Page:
In 1989-90 Clint Black became a lightning rod for the electricity in a new jolt of country talent. He was in the vanguard of the "new-country" army that was then marching over the pop-music horizon. Roughly six months after Clint's emergence, Garth Brooks released the first of a series of chart-toppers. The following January Alan Jackson issued Here in the Real World to launch a multi-million selling career. In 1991, Brooks & Dunn began their trip to the top as country touring champions.
In 1993 Playboy named his "Black and Wy" national tour with Wynonna its Concert of the Year. Their summer duet "A Bad Goodbye" became an omnipresent radio hit and paved the way for the back-to-back successes of "No Time to Kill" and "State of Mind."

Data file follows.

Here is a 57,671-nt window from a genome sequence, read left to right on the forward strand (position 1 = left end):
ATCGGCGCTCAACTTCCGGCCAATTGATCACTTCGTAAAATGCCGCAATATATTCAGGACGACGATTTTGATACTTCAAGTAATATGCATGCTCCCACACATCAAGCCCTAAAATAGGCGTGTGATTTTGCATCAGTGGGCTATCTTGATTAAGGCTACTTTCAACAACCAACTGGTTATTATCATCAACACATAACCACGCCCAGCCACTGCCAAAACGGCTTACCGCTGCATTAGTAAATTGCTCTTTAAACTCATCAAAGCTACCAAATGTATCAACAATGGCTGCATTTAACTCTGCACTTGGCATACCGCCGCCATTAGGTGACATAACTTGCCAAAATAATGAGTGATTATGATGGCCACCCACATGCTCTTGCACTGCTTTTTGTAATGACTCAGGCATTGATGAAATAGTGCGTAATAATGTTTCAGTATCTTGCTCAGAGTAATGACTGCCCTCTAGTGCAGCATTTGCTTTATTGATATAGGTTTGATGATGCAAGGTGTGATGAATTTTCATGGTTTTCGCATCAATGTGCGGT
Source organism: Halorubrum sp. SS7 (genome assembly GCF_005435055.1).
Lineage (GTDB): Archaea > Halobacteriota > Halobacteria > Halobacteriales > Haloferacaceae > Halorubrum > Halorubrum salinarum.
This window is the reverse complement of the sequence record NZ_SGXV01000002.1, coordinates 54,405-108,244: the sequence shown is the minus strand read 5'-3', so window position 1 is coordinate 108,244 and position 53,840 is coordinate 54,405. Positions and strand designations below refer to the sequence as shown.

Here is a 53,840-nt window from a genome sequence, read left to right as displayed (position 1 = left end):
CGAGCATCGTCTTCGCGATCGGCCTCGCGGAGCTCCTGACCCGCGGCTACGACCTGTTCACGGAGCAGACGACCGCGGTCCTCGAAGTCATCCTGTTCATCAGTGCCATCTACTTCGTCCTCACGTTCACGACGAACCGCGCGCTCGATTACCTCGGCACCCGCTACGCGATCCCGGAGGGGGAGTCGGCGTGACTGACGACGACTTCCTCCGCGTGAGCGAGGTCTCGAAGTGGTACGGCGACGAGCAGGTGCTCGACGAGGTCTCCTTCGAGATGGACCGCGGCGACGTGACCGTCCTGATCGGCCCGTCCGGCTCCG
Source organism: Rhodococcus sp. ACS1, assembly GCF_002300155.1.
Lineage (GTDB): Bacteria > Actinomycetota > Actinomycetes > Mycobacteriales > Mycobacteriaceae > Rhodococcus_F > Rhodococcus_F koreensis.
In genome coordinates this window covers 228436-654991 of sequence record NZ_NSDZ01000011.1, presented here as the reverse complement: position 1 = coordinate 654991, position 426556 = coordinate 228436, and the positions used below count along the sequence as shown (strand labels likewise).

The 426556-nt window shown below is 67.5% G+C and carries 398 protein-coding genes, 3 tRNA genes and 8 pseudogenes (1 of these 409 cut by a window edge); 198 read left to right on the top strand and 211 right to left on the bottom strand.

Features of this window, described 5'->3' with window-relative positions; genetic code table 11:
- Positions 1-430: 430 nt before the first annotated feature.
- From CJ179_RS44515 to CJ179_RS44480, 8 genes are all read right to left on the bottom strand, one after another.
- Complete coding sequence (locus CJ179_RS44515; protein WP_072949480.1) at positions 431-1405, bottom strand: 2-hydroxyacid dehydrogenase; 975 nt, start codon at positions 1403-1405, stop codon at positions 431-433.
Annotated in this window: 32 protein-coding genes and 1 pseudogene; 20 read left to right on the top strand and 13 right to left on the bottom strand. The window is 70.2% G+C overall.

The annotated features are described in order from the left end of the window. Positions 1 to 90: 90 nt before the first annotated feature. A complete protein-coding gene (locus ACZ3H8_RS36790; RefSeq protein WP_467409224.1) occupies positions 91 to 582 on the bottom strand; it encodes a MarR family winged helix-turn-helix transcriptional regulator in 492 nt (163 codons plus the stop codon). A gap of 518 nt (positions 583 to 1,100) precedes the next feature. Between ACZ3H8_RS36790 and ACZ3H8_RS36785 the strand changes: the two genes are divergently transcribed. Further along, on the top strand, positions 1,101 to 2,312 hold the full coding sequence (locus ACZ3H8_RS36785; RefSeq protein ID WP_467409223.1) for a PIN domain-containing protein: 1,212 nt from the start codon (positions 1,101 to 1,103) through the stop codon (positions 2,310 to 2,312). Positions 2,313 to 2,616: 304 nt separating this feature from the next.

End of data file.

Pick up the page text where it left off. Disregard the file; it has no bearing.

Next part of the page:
Billboard magazine named Clint Black the Most-Played Country Radio Artist of 1994. That was the year he staged his acting debut in TV's "Wings" and the movie Maverick. "A Good Run of Bad Luck," performed for the Maverick soundtrack, became Clint's first directing job on a music video. He made history with his next two by creating them as the first clips shot on large-format, 65mm film. He sang for a TV audience of 50 million at the National Memorial Day Celebration in Washington, then for a viewership of one billion at Superbowl XXVIII.